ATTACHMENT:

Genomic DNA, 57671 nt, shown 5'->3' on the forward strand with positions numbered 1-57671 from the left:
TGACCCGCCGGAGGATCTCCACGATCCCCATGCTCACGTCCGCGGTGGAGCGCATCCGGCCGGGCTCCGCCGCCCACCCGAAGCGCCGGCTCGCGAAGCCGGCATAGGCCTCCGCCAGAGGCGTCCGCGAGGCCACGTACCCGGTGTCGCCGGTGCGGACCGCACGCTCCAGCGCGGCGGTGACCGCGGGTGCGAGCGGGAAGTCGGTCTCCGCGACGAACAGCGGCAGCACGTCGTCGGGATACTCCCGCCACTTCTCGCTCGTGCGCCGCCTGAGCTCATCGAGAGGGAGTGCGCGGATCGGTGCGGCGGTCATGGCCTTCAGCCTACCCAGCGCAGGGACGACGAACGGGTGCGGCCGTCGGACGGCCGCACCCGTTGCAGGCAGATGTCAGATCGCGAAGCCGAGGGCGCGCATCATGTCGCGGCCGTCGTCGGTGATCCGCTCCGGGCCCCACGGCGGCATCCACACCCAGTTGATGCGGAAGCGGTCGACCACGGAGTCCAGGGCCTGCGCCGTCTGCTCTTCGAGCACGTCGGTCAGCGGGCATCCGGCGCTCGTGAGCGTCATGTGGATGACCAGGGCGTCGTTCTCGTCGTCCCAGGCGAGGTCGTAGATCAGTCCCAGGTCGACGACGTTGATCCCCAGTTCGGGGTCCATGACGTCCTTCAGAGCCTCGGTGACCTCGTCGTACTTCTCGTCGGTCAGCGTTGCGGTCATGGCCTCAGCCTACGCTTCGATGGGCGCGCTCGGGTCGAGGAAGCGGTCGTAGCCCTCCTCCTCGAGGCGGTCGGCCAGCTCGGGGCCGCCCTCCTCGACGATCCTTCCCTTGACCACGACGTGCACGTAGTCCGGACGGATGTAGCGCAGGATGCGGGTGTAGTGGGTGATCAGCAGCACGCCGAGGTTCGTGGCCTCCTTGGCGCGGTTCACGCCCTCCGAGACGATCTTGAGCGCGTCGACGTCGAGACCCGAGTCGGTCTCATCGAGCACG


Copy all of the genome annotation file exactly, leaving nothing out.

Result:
Genomic DNA, 57671 nt, shown 5'->3' on the forward strand with positions numbered 1-57671 from the left:
TGACCCGCCGGAGGATCTCCACGATCCCCATGCTCACGTCCGCGGTGGAGCGCATCCGGCCGGGCTCCGCCGCCCACCCGAAGCGCCGGCTCGCGAAGCCGGCATAGGCCTCCGCCAGAGGCGTCCGCGAGGCCACGTACCCGGTGTCGCCGGTGCGGACCGCACGCTCCAGCGCGGCGGTGACCGCGGGTGCGAGCGGGAAGTCGGTCTCCGCGACGAACAGCGGCAGCACGTCGTCGGGATACTCCCGCCACTTCTCGCTCGTGCGCCGCCTGAGCTCATCGAGAGGGAGTGCGCGGATCGGTGCGGCGGTCATGGCCTTCAGCCTACCCAGCGCAGGGACGACGAACGGGTGCGGCCGTCGGACGGCCGCACCCGTTGCAGGCAGATGTCAGATCGCGAAGCCGAGGGCGCGCATCATGTCGCGGCCGTCGTCGGTGATCCGCTCCGGGCCCCACGGCGGCATCCACACCCAGTTGATGCGGAAGCGGTCGACCACGGAGTCCAGGGCCTGCGCCGTCTGCTCTTCGAGCACGTCGGTCAGCGGGCATCCGGCGCTCGTGAGCGTCATGTGGATGACCAGGGCGTCGTTCTCGTCGTCCCAGGCGAGGTCGTAGATCAGTCCCAGGTCGACGACGTTGATCCCCAGTTCGGGGTCCATGACGTCCTTCAGAGCCTCGGTGACCTCGTCGTACTTCTCGTCGGTCAGCGTTGCGGTCATGGCCTCAGCCTACGCTTCGATGGGCGCGCTCGGGTCGAGGAAGCGGTCGTAGCCCTCCTCCTCGAGGCGGTCGGCCAGCTCGGGGCCGCCCTCCTCGACGATCCTTCCCTTGACCACGACGTGCACGTAGTCCGGACGGATGTAGCGCAGGATGCGGGTGTAGTGGGTGATCAGCAGCACGCCGAGGTTCGTGGCCTCCTTGGCGCGGTTCACGCCCTCCGAGACGATCTTGAGCGCGTCGACGTCGAGACCCGAGTCGGTCTCATCGAGCACG